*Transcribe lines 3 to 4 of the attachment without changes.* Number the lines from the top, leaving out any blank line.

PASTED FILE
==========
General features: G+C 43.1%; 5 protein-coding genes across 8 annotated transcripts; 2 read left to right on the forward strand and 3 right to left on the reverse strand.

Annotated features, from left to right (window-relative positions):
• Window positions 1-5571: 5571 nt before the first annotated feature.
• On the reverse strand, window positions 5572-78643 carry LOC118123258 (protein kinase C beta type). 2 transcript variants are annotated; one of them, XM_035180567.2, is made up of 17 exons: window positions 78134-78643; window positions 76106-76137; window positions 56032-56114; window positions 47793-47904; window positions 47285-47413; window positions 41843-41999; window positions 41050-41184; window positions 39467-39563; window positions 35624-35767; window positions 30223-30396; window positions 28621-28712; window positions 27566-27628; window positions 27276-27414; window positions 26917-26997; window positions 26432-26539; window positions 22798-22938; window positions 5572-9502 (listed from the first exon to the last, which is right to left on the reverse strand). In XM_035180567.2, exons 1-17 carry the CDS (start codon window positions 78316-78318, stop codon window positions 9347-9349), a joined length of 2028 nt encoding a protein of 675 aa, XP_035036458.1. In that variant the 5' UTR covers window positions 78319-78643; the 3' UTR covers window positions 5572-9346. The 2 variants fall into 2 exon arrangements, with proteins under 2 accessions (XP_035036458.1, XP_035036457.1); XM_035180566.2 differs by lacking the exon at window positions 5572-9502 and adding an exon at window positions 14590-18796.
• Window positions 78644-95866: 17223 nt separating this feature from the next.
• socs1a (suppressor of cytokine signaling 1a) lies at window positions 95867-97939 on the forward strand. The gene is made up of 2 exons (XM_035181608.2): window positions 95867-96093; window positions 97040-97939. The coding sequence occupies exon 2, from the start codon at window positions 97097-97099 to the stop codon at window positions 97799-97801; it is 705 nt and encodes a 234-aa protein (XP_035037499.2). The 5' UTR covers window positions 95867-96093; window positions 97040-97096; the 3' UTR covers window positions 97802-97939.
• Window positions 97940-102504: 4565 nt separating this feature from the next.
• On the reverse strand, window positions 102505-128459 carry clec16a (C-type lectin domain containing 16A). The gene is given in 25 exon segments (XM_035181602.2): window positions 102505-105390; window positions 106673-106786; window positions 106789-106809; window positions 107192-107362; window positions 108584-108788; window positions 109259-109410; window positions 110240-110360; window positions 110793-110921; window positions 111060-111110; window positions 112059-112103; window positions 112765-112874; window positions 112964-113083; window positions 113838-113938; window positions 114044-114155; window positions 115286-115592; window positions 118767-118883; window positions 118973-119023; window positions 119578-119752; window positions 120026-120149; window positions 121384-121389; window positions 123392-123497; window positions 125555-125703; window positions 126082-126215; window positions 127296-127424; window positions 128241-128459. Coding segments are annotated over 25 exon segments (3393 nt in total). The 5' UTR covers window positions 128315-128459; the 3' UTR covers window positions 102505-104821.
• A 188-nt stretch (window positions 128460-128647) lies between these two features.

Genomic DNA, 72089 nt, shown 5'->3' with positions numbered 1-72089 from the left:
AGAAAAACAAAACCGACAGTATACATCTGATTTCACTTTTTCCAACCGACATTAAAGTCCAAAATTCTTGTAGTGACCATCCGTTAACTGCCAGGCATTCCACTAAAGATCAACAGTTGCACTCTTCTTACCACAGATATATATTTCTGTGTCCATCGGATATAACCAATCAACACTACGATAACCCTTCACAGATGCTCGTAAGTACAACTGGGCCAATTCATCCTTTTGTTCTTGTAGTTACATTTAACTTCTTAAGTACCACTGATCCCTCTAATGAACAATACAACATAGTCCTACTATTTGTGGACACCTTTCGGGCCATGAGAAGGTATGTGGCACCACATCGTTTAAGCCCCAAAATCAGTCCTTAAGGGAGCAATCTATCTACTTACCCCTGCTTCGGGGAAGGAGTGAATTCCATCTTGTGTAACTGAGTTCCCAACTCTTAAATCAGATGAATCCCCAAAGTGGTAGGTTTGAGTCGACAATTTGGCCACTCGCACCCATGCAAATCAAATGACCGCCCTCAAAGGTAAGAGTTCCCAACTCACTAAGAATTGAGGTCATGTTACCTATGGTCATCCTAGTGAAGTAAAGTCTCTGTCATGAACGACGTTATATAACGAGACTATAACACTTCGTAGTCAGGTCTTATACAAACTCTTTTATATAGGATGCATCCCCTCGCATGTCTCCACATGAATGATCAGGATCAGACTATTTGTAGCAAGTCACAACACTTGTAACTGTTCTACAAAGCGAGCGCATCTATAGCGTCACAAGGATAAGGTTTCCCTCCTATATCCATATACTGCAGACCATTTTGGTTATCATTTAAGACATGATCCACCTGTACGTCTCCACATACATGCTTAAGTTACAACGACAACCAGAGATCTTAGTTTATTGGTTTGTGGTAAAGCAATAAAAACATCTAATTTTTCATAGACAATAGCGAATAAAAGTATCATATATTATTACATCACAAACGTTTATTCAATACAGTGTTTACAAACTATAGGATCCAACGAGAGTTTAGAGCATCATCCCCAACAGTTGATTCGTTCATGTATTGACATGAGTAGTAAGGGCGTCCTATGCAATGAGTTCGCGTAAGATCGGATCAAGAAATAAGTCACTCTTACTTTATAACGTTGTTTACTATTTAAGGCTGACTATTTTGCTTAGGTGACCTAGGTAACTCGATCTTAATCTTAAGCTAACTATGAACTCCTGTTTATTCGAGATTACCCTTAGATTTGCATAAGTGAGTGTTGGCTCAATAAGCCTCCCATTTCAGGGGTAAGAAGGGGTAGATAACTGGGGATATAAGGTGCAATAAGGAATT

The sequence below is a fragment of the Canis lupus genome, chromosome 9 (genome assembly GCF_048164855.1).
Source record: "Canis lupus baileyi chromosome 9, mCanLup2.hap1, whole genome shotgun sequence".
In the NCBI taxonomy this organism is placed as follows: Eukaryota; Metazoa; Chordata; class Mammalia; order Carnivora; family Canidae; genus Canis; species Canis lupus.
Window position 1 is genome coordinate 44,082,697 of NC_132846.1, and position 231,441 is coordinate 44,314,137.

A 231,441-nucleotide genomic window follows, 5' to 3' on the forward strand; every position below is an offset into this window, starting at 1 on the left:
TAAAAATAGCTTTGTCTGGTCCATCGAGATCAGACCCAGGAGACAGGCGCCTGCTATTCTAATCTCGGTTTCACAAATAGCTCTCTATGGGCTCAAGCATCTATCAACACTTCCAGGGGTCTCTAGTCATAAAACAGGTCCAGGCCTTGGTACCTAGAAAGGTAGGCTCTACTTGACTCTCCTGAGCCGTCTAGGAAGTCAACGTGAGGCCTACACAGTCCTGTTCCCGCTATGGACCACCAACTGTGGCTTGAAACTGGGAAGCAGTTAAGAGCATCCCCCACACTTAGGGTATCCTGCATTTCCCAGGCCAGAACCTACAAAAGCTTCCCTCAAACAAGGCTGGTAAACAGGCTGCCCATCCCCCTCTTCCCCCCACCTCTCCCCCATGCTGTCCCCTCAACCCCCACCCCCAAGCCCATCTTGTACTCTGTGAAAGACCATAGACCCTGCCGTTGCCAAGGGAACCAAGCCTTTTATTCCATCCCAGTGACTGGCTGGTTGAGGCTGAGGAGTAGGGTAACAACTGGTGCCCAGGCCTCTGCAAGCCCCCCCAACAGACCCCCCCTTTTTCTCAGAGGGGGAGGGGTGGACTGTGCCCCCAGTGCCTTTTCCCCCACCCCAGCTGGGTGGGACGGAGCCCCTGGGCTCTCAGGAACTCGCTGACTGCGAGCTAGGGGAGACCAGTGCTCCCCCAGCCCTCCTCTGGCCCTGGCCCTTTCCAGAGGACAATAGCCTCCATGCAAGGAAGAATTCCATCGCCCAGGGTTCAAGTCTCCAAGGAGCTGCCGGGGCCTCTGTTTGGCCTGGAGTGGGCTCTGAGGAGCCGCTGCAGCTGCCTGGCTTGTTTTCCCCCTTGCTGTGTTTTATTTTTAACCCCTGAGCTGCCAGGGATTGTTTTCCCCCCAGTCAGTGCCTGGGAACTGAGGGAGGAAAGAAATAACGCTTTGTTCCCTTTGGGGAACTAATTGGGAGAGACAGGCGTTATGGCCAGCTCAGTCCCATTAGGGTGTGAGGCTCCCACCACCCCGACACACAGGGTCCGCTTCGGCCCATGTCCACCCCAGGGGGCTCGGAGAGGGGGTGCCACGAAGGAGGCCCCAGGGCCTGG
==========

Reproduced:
• Window positions 1-5571: 5571 nt before the first annotated feature.
• On the reverse strand, window positions 5572-78643 carry LOC118123258 (protein kinase C beta type). 2 transcript variants are annotated; one of them, XM_035180567.2, is made up of 17 exons: window positions 78134-78643; window positions 76106-76137; window positions 56032-56114; window positions 47793-47904; window positions 47285-47413; window positions 41843-41999; window positions 41050-41184; window positions 39467-39563; window positions 35624-35767; window positions 30223-30396; window positions 28621-28712; window positions 27566-27628; window positions 27276-27414; window positions 26917-26997; window positions 26432-26539; window positions 22798-22938; window positions 5572-9502 (listed from the first exon to the last, which is right to left on the reverse strand). In XM_035180567.2, exons 1-17 carry the CDS (start codon window positions 78316-78318, stop codon window positions 9347-9349), a joined length of 2028 nt encoding a protein of 675 aa, XP_035036458.1. In that variant the 5' UTR covers window positions 78319-78643; the 3' UTR covers window positions 5572-9346. The 2 variants fall into 2 exon arrangements, with proteins under 2 accessions (XP_035036458.1, XP_035036457.1); XM_035180566.2 differs by lacking the exon at window positions 5572-9502 and adding an exon at window positions 14590-18796.